For George Kailis, the relaunch of Kailis Fish Market Cafe Fremantle is deeply personal.
Kailis was 12 when he pulled on the gumboots for his first shift at the family’s Fremantle seafood destination (“It was the only way I could see my dad,” he recalls). By the time he was 22, he was managing the bustling waterside destination. Last week, following almost a year of planning and a month-long makeover, the 41-year-old managing director of the Kailis Hospitality Group (Shorehouse, Island Market) unveiled Kailis Fish Market Cafe Fremantle 2.0, a fresh-faced and accessible take on the waterside seafood restaurant.
Drawing inspiration from NYC Jewish delis such as Katz’s and Russ & Daughters, Kailis and the team at Mata Design have conjured a bustling, instantly familiar space that feels like it’s already been around for decades and is going to be around for decades more. Dark timber, brass accents and arches create a timeless aesthetic. Tasteful neon lighting and show tunes maintain the illusion.
If the crowds during (soft) opening week are anything to go by, Fremantle has already given the renovation the thumbs up, as has Kailis’s father, Victor: the man that opened the original market in 1986.
“My dad was really emotional [about the opening],” says Kailis. “He’s given me the nod and as good a blessing as he can. While it’s super important to impress the general public and our existing market, I was really pleased that dad liked the place. He’s quite a critical individual – in a good way.”
Just as the space has changed, so has the food. Enter stage left respected Perth seafood chef Peter Manifis. As you’d expect from a man that grew up in a seafood family – Manifis recalls a childhood of baths in fish tubs and being surrounded by fish “breakfast, lunch and dinner” – the cooking is a cut above your neighbourhood fish and chipper.
Those ordering from the fry section (the largest of the market’s four dedicated counters that also include a combined raw bar and grilled section, a dessert bar, and the wine bar) can choose from seven different fish fillets. Fremantle sardines and Shark Bay king prawns – shell and head on – are in the whole-seafood fry section. A fish fillet burger headlines the appealing “in-a-bun” section that features, among other things, the criminally overlooked chip butty.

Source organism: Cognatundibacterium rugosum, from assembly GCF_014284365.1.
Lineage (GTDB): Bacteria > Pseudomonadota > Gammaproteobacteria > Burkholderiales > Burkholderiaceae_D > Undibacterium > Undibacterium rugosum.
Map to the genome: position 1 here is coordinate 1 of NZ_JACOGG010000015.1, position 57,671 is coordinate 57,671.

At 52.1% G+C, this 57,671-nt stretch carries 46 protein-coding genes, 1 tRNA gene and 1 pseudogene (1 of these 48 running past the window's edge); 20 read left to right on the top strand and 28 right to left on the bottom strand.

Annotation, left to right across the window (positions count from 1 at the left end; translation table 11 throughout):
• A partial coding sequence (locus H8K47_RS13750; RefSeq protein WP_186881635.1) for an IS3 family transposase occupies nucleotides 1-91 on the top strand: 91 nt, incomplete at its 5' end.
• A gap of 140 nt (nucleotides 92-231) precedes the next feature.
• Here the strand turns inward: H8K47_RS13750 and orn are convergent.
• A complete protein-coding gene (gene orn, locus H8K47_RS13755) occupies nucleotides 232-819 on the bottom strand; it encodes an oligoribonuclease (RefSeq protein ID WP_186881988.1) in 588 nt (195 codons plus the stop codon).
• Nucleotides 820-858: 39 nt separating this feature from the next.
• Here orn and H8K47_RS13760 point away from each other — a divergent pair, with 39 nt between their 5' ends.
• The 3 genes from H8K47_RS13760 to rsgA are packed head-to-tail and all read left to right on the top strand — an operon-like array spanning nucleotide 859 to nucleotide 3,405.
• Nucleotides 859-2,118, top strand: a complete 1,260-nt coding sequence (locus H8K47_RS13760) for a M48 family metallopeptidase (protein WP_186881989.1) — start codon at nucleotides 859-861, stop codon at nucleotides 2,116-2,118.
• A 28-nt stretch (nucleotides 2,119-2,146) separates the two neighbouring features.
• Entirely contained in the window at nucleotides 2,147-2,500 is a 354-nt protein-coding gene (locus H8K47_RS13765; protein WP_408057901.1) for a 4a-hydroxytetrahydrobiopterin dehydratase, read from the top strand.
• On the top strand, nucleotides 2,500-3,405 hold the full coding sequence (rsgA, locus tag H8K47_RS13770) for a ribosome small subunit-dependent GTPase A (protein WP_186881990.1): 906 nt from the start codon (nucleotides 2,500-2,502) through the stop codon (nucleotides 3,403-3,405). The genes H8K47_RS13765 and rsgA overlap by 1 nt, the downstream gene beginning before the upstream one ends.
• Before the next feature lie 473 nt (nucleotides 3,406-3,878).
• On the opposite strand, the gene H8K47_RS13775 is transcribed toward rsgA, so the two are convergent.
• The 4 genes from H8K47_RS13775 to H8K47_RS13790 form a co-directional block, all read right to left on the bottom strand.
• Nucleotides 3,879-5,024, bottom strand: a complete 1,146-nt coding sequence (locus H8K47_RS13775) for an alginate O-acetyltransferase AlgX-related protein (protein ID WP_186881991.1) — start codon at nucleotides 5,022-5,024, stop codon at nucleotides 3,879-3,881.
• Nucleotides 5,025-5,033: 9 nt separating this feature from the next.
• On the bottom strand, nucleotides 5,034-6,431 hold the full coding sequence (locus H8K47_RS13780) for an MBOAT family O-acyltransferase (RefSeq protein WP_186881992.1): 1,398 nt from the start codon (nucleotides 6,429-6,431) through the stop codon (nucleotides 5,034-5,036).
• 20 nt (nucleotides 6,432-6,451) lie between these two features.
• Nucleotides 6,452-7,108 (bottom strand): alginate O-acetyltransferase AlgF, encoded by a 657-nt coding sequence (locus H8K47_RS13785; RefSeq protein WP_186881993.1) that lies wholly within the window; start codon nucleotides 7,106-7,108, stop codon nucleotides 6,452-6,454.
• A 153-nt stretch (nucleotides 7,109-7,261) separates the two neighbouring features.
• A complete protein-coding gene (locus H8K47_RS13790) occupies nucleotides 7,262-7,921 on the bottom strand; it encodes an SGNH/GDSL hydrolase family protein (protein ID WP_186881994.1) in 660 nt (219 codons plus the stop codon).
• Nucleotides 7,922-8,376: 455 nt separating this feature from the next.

From the raw bar and grill station, in addition to classic cold seafood (shellfish, crabs, shucked-to-order oysters), guests can hook into bright crudos – big eye tuna, perhaps – dressed with olive oil, finely diced red onion and parsley. There is also a rock lobster and lettuce salad, grilled Shark Bay cuttlefish, and the uni waffle – an Instagram star-in-waiting that plays the oceanic savour of creamy sea urchin against crisp, fluffy waffle. Not that Kailis 2.0 is all about big-ticket seafood. Fish wings are among the items guests can order deep-fried, as are whole Rottnest Island herring. A full-time filleter ensures chefs in the kitchen have access to plenty of fish frames and scraps.
“We want to focus on reducing our wastage by making fish stocks and bisques out of offcuts and using under-utilised fish species like sardines and mullet,” he says. “Our ethos is fresh, simple and tasty. I feel the menu we’ve created at Kailis Fish Market is showcasing local WA seafood in a way never before seen.”
The drink list has been put together with speed and accessibility in mind. There’s a gin and tonic on tap, and three house-bottled cocktails (Espresso Martini, Cosmopolitan, Negroni). A sharp 50-bottle wine list from sommelier-to-watch Nina Throsby offers sharply priced Vouvray and Beaujolais by-the-glass. By-the-bottle prices start at $23.50, and recommendations for wine and seafood matching are available.
It might be early days, but the new Kailis Fish Market Cafe already looks and feels like a game changer for Fishing Boat Harbour and big-volume dining (between the indoor and outdoor areas the space can seat around 550 guests and is home to, according to Kailis, the Southern Hemisphere’s biggest electronic paging system). But For Kailis, the opening – and the current state of the industry – is indicative of something more.
“There’s enormous opportunity in the changing of the culinary agenda for the next generation of diners in Perth,” he says. “You go to Sydney and Melbourne and it’s so competitive and so brilliant and there are so many great venues. There’s a real scene emerging now in Perth with a lot of cool venues opening, but over the next 10 to 15 years it’ll only get better and grow. We’re just at the start.”
Kailis Fish Market Fremantle
46 Mews Road, Fremantle
(08) 9335 7755